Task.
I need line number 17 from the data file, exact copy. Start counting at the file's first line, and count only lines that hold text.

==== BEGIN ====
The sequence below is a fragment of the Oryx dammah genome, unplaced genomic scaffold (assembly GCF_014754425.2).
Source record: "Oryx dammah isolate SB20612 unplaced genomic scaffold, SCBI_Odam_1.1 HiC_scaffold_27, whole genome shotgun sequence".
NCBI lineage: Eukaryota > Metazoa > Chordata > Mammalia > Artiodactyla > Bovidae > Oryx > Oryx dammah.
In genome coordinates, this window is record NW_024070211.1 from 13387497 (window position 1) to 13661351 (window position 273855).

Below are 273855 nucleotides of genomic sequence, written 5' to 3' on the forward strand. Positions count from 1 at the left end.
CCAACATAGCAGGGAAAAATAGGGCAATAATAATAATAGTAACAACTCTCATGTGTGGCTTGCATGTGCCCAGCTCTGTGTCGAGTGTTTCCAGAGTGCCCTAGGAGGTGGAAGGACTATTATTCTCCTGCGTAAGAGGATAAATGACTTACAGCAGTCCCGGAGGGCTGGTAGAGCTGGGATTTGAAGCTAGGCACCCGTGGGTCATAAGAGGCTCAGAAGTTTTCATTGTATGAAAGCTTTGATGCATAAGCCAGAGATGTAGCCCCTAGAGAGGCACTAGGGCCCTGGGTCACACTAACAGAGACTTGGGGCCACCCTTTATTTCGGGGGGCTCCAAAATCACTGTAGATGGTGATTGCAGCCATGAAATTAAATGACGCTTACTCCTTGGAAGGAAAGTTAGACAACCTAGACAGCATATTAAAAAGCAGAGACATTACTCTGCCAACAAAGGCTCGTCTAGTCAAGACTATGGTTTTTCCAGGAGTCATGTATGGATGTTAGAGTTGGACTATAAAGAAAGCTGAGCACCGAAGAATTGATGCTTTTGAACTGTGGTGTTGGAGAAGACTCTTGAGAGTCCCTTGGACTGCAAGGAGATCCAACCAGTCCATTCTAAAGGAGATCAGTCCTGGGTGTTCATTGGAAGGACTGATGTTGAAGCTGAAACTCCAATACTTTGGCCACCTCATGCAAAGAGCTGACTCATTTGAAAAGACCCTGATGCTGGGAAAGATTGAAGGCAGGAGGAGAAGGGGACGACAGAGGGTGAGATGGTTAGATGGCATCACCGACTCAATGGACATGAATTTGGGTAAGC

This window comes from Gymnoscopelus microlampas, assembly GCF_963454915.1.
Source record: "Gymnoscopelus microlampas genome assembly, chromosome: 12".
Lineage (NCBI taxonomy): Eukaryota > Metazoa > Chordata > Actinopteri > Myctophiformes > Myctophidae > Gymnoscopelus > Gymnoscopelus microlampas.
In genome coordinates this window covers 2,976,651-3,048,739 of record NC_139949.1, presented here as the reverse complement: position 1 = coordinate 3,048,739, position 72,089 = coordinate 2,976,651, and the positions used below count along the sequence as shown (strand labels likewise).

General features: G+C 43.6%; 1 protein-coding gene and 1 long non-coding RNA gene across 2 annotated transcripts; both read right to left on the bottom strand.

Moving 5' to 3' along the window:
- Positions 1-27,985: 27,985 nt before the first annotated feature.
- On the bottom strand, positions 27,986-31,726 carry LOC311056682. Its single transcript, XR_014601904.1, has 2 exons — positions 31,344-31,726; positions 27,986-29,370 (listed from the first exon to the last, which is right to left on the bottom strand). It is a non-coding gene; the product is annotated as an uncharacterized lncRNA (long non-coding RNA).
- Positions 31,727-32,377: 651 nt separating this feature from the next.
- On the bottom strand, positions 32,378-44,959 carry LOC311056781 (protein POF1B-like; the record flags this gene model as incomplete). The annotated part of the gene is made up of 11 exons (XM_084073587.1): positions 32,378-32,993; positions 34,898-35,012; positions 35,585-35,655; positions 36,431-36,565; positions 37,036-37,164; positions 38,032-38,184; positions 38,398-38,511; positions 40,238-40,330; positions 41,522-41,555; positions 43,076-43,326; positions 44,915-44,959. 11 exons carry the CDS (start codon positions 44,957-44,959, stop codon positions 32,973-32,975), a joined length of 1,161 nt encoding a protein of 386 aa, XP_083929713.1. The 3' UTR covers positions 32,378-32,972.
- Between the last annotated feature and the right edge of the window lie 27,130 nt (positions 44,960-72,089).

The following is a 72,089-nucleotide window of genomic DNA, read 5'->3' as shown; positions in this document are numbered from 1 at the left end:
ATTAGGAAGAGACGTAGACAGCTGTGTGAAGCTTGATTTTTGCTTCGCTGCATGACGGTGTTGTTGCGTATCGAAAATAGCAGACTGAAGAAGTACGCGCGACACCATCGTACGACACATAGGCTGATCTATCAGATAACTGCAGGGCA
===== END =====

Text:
- Between the last annotated feature and the right edge of the window lie 27,130 nt (positions 44,960-72,089).